As is evident from the numerous images of spray cans, marker pens and paint rollers that can be found on the streets, you cannot but conclude that graffiti and street artists are very keen to call attention to the material that enables them to display their artistic skills. Art about making art, or in other words; meta art.
This is a centuries-old practice. Classic workshop scenes show a bustling place where apprentices learn to become oil painters and accommodate their master by making powder paint or preparing panels. Once they had mastered the profession, there was no better way of showing it than by making a self-portrait which naturally included a palette, brushes and an easel. The artist and his materials captured in a single picture.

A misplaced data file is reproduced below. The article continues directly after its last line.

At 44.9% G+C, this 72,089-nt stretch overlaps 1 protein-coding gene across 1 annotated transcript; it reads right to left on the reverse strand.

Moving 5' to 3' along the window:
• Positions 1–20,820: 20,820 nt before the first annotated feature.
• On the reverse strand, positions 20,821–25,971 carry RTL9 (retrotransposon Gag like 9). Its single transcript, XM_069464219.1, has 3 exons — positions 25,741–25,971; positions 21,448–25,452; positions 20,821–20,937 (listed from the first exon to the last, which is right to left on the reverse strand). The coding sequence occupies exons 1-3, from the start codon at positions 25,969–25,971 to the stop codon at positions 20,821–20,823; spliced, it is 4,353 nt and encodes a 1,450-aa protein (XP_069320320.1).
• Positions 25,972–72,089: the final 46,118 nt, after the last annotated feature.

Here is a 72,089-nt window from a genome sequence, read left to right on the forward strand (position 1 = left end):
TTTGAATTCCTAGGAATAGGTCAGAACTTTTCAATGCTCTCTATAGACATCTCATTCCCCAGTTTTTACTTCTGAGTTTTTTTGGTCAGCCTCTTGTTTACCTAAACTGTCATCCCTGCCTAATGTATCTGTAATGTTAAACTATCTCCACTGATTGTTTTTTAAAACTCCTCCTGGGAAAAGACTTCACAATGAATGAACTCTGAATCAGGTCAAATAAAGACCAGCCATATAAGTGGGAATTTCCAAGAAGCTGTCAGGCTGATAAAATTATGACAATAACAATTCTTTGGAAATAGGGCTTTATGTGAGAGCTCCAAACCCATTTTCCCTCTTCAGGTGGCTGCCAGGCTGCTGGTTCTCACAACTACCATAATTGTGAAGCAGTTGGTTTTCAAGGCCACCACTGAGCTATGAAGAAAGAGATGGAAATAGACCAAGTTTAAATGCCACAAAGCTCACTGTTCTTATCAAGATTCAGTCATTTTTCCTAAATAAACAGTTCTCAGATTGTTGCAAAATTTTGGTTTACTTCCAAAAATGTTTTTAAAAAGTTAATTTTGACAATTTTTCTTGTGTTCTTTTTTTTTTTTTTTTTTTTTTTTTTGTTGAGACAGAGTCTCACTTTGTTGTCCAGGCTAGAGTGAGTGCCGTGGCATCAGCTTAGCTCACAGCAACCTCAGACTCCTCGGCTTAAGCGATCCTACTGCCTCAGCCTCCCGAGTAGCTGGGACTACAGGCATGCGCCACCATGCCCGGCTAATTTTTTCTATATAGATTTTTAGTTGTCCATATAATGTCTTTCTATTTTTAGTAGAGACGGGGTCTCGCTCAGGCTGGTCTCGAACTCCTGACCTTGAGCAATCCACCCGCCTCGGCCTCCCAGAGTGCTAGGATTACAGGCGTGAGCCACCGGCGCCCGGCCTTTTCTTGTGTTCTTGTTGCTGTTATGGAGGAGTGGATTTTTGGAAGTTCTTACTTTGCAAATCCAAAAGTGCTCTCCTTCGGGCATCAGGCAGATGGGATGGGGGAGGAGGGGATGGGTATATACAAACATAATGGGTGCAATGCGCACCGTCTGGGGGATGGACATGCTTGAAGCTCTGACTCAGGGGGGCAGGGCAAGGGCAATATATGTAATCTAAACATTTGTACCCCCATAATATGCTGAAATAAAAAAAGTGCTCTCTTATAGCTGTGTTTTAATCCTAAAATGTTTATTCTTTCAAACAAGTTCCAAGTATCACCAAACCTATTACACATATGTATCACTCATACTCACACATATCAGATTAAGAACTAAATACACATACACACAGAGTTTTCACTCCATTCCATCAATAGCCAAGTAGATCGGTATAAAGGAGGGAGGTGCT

Contrary to what is commonplace in painting, (realistic) self-portraits in street art are a rarity. After all, a lot of street artists attach great importance to staying anonymous. That isn’t to say, however, that as a result we have to make do with a boring old piece of tin. If the spray can isn’t depicted as a cheerful little fellow himself, the object is simply placed in the hands of ‘someone’ with a mouth-cap or a hood, or entrusted to E.T., Yoda, Braveheart, Jesus or Rembrandt. Or, for that matter, the Scandalist, a bloke who looks like a gangster who is armed. And so he is, albeit not with a gun but with two spray cans, a red one and a blue one. And that’s only for the better. Ultimately, every sensible person will likely approve of the slogan ‘make art, not war’. I spray for you!